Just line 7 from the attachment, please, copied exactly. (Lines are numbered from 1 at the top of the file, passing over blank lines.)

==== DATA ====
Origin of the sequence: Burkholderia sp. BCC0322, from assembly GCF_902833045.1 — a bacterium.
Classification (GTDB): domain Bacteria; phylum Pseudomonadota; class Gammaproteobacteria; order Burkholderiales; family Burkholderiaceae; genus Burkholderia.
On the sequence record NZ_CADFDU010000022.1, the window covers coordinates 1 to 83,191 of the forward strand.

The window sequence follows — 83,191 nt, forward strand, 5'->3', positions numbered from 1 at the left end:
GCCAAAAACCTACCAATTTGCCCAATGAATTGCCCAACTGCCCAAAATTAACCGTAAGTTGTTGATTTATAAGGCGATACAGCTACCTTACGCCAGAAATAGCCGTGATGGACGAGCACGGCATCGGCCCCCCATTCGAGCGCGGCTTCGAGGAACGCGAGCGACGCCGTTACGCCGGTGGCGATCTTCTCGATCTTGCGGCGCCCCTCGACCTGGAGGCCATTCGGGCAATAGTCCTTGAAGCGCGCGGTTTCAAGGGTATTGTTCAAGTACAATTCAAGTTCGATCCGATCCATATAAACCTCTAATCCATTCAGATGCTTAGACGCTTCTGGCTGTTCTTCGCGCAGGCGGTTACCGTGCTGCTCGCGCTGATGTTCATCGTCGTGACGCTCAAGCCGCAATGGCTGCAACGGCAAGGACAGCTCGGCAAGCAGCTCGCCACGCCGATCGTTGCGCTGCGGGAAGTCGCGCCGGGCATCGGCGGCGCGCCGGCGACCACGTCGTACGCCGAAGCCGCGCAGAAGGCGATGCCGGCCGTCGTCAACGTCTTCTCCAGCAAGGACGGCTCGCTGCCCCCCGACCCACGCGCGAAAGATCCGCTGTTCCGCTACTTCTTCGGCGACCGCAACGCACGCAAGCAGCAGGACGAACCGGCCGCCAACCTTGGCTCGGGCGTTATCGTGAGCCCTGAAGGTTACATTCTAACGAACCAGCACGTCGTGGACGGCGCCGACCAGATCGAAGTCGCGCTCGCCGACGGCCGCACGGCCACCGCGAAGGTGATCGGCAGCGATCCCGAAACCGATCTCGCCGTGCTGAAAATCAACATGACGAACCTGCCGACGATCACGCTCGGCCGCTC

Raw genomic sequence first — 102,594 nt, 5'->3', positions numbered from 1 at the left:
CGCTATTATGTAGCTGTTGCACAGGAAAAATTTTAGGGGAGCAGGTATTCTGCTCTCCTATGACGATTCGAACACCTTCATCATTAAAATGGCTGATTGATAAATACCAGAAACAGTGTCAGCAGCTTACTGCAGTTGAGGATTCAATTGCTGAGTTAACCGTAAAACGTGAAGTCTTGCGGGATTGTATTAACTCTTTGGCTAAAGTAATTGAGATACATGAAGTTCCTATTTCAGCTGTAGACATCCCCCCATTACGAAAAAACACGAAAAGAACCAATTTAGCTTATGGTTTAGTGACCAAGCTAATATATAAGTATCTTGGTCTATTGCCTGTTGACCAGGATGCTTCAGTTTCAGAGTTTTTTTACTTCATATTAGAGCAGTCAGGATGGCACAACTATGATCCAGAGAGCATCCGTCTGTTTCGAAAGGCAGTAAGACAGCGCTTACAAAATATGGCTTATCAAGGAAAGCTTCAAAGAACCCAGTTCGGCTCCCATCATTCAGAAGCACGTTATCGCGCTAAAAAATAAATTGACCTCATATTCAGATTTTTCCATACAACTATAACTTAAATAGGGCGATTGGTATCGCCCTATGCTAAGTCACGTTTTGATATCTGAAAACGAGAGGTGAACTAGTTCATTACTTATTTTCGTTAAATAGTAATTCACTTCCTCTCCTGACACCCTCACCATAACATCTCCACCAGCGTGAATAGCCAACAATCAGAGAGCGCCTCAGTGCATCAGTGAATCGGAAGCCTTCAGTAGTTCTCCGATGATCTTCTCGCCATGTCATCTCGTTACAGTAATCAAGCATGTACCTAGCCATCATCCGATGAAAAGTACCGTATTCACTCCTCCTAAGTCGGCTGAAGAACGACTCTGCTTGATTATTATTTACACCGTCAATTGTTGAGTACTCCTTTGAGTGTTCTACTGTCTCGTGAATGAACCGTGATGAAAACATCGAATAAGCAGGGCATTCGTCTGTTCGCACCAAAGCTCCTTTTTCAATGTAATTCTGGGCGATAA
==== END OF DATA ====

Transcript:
CGCTATTATGTAGCTGTTGCACAGGAAAAATTTTAGGGGAGCAGGTATTCTGCTCTCCTATGACGATTCGAACACCTTCATCATTAAAATGGCTGATTGATAAATACCAGAAACAGTGTCAGCAGCTTACTGCAGTTGAGGATTCAATTGCTGAGTTAACCGTAAAACGTGAAGTCTTGCGGGATTGTATTAACTCTTTGGCTAAAGTAATTGAGATACATGAAGTTCCTATTTCAGCTGTAGACATCCCCCCATTACGAAAAAACACGAAAAGAACCAATTTAGCTTATGGTTTAGTGACCAAGCTAATATATAAGTATCTTGGTCTATTGCCTGTTGACCAGGATGCTTCAGTTTCAGAGTTTTTTTACTTCATATTAGAGCAGTCAGGATGGCACAACTATGATCCAGAGAGCATCCGTCTGTTTCGAAAGGCAGTAAGACAGCGCTTACAAAATATGGCTTATCAAGGAAAGCTTCAAAGAACCCAGTTCGGCTCCCATCATTCAGAAGCACGTTATCGCGCTAAAAAATAAATTGACCTCATATTCAGATTTTTCCATACAACTATAACTTAAATAGGGCGATTGGTATCGCCCTATGCTAAGTCACGTTTTGATATCTGAAAACGAGAGGTGAACTAGTTCATTACTTATTTTCGTTAAATAGTAATTCACTTCCTCTCCTGACACCCTCACCATAACATCTCCACCAGCGTGAATAGCCAACAATCAGAGAGCGCCTCAGTGCATCAGTGAATCGGAAGCCTTCAGTAGTTCTCCGATGATCTTCTCGCCATGTCATCTCGTTACAGTAATCAAGCATGTACCTAGCCATCATCCGATGAAAAGTACCGTATTCACTCCTCCTAAGTCGGCTGAAGAACGACTCTGCTTGATTATTATTTACACCGTCAATTGTTGAGTACTCCTTTGAGTGTTCTACTGTCTCGTGAATGAACCGTGATGAAAACATCGAATAAGCAGGGCATTCGTCTGTTCGCACCAAAGCTCCTTTTTCAATGTAATTCTGGGCGATAA